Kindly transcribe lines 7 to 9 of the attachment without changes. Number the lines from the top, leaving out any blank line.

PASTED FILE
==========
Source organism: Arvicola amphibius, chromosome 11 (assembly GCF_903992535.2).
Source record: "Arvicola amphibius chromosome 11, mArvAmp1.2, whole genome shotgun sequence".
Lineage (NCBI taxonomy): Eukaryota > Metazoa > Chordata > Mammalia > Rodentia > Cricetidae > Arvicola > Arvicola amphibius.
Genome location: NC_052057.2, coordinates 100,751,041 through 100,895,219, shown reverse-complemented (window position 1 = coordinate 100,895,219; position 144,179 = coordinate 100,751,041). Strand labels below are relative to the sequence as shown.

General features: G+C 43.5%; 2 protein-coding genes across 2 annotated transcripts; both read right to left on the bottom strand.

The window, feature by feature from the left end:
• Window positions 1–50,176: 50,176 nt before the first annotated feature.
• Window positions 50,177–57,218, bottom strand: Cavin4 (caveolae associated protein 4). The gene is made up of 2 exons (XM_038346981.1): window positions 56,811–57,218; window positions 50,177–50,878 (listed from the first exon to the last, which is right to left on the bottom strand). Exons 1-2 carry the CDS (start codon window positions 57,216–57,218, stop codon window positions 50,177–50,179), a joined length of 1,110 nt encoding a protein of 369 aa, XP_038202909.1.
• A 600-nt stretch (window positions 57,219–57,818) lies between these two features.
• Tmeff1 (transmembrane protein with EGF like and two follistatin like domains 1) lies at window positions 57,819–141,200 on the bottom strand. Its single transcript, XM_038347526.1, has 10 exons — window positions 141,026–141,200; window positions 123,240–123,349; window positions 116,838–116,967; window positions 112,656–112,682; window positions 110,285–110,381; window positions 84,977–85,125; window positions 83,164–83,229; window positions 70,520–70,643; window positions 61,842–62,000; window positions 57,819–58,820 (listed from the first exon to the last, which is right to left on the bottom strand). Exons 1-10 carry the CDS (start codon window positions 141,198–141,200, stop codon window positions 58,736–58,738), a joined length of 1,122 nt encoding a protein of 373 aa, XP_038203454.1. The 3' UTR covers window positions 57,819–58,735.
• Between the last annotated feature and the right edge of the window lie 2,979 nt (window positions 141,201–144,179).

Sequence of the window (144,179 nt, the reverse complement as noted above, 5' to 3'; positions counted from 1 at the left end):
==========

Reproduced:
• Window positions 1–50,176: 50,176 nt before the first annotated feature.
• Window positions 50,177–57,218, bottom strand: Cavin4 (caveolae associated protein 4). The gene is made up of 2 exons (XM_038346981.1): window positions 56,811–57,218; window positions 50,177–50,878 (listed from the first exon to the last, which is right to left on the bottom strand). Exons 1-2 carry the CDS (start codon window positions 57,216–57,218, stop codon window positions 50,177–50,179), a joined length of 1,110 nt encoding a protein of 369 aa, XP_038202909.1.
• A 600-nt stretch (window positions 57,219–57,818) lies between these two features.